Art of ‘Economic Crime’ Inflames China’s Wounds: William Pesek
Jasmine-phobia is leading China’s leaders to some imaginative places -- like the art world.
The detention of artist Ai Weiwei elicited the strongest international criticism since the crackdown against activists calling for Egypt-style rallies, China’s “Jasmine revolution.” It also put on display how China is getting creative itself.
China is investigating Ai for alleged “economic crimes.” What’s odd is that Ai is such a positive for China. He’s a hip, globally renowned innovator who helped create one of the coolest stadiums ever for the Beijing Olympics. That he’s seen as a threat sends a terrible message: If China is this worried about its stability, maybe we should be too.
The economy is going great guns. It overtook Japan as No. 2 in the world and while inflation is up, it’s not disastrous. Yet the widening crackdown on dissent suggests that behind the veneer of strength and $2.8 trillion of currency reserves, things are shakier than they look. It speaks of brittleness and insecurity, not confidence.
Investors now have more reason than ever to question the popular narrative of uninterrupted 10 percent growth. They also need to be mindful of an even bigger risk. By pushing too hard, Chinese authorities might create so much popular resentment that they provoke the very uprising they’re trying to prevent.
Over the Top
Take the over-the-top reaction last year when jailed dissident Liu Xiaobo won the Nobel Peace Prize. The bluster got more attention than the award itself, as did China’s bizarre campaign to talk governments from the Philippines to Saudi Arabia into boycotting the ceremony in Oslo.
Detentions are time-honored intimidation tactics. Taking out a high-profile foe makes like-minded activists think twice. Such strategies have more in common with the Cultural Revolution than a nation that shares the status of a “BRIC” economy along with Brazil, Russia and India. Sooner or later, authorities will go too far and there will be a backlash.
You would think Chinese officials have enough to do. Ensuring rapid growth to create jobs and maintain social calm must be the priority. To do that, they must slow inflation eating away at living standards of hundreds of millions of people. On top of that, China must reduce pollution and retool an economy that’s dependent on manufacturing for export.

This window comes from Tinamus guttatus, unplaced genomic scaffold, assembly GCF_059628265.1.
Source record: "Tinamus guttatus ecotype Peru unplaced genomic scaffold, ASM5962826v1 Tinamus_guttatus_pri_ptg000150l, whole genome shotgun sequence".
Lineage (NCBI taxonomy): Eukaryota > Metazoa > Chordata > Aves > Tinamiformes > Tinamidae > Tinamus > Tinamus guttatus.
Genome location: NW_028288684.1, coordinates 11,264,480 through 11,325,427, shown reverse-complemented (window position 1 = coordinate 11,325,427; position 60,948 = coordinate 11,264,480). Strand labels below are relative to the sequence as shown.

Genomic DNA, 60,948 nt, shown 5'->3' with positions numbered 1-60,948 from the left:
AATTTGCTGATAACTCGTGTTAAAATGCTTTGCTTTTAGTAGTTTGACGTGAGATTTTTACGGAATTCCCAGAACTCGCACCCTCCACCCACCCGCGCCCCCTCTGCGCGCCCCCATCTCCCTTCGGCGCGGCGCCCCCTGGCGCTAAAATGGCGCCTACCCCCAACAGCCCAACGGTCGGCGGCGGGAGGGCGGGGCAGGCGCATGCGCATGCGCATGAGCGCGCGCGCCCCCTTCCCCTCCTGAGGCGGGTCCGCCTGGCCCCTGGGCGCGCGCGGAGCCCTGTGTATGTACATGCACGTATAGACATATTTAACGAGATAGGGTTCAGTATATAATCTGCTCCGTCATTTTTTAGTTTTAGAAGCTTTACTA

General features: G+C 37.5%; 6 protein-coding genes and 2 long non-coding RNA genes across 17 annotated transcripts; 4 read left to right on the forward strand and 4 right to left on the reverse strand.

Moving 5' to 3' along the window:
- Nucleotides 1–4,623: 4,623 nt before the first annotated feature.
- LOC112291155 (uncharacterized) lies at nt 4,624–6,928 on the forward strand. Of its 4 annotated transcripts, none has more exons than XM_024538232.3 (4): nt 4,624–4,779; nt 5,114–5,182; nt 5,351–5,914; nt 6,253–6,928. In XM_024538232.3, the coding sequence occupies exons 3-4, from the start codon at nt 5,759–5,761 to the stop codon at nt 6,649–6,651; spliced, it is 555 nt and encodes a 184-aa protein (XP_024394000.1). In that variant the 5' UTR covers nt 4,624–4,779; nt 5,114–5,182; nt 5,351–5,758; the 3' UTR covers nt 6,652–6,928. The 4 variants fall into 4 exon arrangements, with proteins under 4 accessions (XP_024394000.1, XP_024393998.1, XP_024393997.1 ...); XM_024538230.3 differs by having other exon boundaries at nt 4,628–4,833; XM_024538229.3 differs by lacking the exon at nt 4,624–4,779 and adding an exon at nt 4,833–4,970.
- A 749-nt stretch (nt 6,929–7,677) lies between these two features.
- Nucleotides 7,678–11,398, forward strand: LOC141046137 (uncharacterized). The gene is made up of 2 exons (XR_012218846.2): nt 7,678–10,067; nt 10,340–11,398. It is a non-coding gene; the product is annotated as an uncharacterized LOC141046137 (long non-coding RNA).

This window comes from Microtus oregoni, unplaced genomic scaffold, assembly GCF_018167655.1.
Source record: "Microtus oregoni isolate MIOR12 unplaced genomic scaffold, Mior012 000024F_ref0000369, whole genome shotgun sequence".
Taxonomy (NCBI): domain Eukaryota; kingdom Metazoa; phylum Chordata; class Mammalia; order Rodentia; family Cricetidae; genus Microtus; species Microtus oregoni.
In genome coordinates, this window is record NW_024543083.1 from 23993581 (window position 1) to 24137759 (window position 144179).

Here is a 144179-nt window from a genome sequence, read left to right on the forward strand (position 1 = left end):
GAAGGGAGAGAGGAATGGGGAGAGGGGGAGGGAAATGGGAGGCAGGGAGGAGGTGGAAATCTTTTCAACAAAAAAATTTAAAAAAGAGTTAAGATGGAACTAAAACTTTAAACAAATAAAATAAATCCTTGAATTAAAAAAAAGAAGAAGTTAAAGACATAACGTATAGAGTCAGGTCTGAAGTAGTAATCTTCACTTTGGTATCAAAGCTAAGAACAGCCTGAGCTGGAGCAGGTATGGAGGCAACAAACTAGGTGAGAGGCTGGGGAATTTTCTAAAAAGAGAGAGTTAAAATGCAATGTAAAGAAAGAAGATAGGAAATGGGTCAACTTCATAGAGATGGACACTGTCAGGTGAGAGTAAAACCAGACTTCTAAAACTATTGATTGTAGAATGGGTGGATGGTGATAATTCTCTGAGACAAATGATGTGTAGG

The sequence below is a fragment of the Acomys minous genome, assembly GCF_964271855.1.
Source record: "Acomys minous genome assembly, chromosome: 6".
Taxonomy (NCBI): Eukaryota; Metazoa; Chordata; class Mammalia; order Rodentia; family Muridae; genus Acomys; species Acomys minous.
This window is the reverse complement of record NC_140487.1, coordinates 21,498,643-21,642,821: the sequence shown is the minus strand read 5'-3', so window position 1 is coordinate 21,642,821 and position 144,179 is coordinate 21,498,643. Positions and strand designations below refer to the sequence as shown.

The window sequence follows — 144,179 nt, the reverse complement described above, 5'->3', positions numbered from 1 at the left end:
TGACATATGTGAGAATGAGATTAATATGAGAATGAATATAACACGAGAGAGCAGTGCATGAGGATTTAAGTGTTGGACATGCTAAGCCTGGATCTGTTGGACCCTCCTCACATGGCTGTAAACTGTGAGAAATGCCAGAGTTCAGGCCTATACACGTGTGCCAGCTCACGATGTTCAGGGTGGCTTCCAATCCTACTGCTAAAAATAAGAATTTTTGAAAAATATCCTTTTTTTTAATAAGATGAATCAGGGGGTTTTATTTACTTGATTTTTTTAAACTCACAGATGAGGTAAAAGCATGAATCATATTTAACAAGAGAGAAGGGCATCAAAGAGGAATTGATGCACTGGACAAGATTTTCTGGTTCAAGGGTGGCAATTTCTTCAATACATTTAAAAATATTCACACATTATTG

The sheen is off the mercantilist model that got China where it is today. It must build a dynamic domestic market that cultivates entrepreneurs who create indigenous companies. This entails greater free speech, increased transparency, rule of law and ending the practice of favoring national champions. It’s a challenging transition and China’s leaders seems to think any dissent gets in the way.
In reality, the opposite may be true. This is a time for China to own up to the fact that its economy may be destined to become the world’s dominant power. It’s time to shoulder the responsibilities that come with that.
Ai’s arrest suggests that no such transition is anywhere in sight. His sin seems to be his Twitter page, which includes posts advocating more democracy and criticism of Communist Party rule. Twitter’s website is blocked by China’s government and can’t be seen by most of the country’s Internet users. Ai has about 75,000 followers.
Details have been sketchy since reports that Ai was taken into custody in Beijing on April 3 as he boarded a Hong Hong- bound plane. It’s all so unnecessarily cloak and dagger.
Only time will tell if Ai’s detention will rouse the masses. China clearly is taking no chances after people power inspired revolts from Egypt to Bahrain to Libya. Yet more information is slipping through the cracks all the time.
The irony is that China is making Ai a bigger celebrity than ever.
In the process, China is forgetting why it tapped his talent and vision for the nation’s huge coming-out party in 2008. The main stadium used at the Beijing Olympics is an architectural masterpiece. Ai helped design this postcard symbol that millions around the globe instantly associate with Chinese creativity and modernity. Now, China is in the touchy situation of explaining why it fears the guy.
Jasmine-phobia is the kind of self-inflicted wound China doesn’t need as it lashes out against governments, media and human-rights groups criticizing the Ai affair. It’s angry that German Foreign Minister Guido Westerwelle and departing U.S. ambassador to China Jon Huntsman are speaking out.
What China fails to recognize is that the world in April 2011 is much different from the one that existed at the start of the year. Since then, Egyptians have swept Hosni Mubarak from office, Libyans are fighting to oust Muammar Qaddafi and Chinese activists called for nationwide rallies. Even if China manages to silence Ai, other activists may step up and take his place.
Look, if Ai is an economic criminal, whatever that is, let’s hear why. Let’s see the evidence. Otherwise, China’s leaders should ignore Ai and the pundits and focus on what its 1.3 billion people expect: progress. That means narrowing the gap between rich and poor and making sure its economy develops in a healthy and sustainable way.
Clamping down on the likes of Ai may seem expedient and painless at the moment, but it’s a distraction from the big picture. And if China feels it must muzzle Ai, it might consider handling things a bit more artfully next time.
(William Pesek is a Bloomberg News columnist. The opinions expressed are his own.)
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